Captcha: perfection. 

  • John Bigboote (cs) in reply to mrsticks1982
    mrsticks1982:

    You don't see the calling function so you cannot assume that they where smart enough to use byref. Visual basic defaults to byval passing.

    also, upgrade to Firefox 2.0 it has built in spell checking, cause you still have that word spelled wrong.

     

    Are you sure you want to be the spelling police, there, chief? :)

  • boflexson (cs)

    As a contracter once, I got fired for not coming in for the 2am wake up call.

    -Adam

  • bob the dingo (cs)
    Alex Papadimoulis:

    In his half-awake state, Ivan had no idea what they were talking about. Did they want him to come in like Sherlock Holmes and use his oversized magnifying glass to solve the Mystery of the Missing Screw? Sure, he had his drop-step pipe ready, but how was he supposed to get his overcoat and deerstalker hat from the cleaners at such an hour? And then it hit him: the warehouse application probably crashed and they needed him to run a few database queries to find out where the screw was stocked.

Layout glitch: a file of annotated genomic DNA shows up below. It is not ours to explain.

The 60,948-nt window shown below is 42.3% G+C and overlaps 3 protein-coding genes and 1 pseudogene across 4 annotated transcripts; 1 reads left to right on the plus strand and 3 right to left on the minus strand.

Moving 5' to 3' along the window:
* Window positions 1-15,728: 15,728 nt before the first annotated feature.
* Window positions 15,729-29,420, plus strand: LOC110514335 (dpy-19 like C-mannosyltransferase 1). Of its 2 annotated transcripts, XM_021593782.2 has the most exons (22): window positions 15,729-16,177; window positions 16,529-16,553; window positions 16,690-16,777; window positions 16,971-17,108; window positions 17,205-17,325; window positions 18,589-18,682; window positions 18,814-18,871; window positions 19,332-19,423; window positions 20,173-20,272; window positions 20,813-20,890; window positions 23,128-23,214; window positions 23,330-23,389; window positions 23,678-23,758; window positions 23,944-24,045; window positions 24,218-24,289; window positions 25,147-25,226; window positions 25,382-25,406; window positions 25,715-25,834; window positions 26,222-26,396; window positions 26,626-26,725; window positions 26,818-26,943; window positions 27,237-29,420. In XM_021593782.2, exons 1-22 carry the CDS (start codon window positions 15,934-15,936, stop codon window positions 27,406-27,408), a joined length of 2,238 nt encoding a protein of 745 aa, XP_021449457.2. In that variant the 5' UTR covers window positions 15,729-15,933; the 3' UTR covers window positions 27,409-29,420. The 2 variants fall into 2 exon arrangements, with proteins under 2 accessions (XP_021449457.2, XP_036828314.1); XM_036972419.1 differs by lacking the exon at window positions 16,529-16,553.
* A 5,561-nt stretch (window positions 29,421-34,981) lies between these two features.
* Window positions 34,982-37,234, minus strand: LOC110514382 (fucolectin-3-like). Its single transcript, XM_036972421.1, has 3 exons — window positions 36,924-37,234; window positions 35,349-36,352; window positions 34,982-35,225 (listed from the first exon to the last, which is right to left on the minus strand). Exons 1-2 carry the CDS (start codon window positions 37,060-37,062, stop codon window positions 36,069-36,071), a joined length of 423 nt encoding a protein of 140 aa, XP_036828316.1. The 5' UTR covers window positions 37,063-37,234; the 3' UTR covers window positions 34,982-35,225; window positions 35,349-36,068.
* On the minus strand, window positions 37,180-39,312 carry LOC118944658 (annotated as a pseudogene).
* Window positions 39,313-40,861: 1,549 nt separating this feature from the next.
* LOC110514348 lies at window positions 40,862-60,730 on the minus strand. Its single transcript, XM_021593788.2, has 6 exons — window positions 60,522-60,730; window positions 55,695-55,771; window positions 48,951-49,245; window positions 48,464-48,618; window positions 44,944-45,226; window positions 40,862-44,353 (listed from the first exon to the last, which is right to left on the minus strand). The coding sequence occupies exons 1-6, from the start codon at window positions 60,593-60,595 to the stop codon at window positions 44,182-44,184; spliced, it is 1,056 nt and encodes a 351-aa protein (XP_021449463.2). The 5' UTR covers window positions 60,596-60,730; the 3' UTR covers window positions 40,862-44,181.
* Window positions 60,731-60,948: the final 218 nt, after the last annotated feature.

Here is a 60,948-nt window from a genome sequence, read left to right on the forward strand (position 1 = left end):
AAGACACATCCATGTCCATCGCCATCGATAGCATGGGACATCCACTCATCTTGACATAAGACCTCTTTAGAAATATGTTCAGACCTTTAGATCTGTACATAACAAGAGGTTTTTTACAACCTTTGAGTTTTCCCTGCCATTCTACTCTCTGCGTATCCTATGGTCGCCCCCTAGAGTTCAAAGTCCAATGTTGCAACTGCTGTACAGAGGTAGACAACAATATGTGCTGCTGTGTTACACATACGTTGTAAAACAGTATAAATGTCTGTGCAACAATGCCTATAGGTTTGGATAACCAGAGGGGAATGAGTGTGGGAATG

In many warehouses, a delayed order would not be reason enough to wake up a developer, especially a contract developer. However, this particular warehouse stocked millions of airplane parts that were urgently requested by inbound and outbound flights. They called Ivan up because a gate-full of passengers were anxiously waiting for their already-delayed intercontinental flight to depart. A single screw was all that was needed to finish the routine maintenance and send everyone on their way.

     

    i kept waiting for the "but i got there and all they really needed was to find a screw for the case for one of the servers they had opened up." that would've been classic. 

  • GrandmasterB (cs)

    Alex Papadimoulis:
    one of the nephews deployed a new version of communication module shortly before he left for the day.

    This, more than anything else, is the mark of an amateur. 

     

  • ammoQ (cs) in reply to Joel

    Anonymous: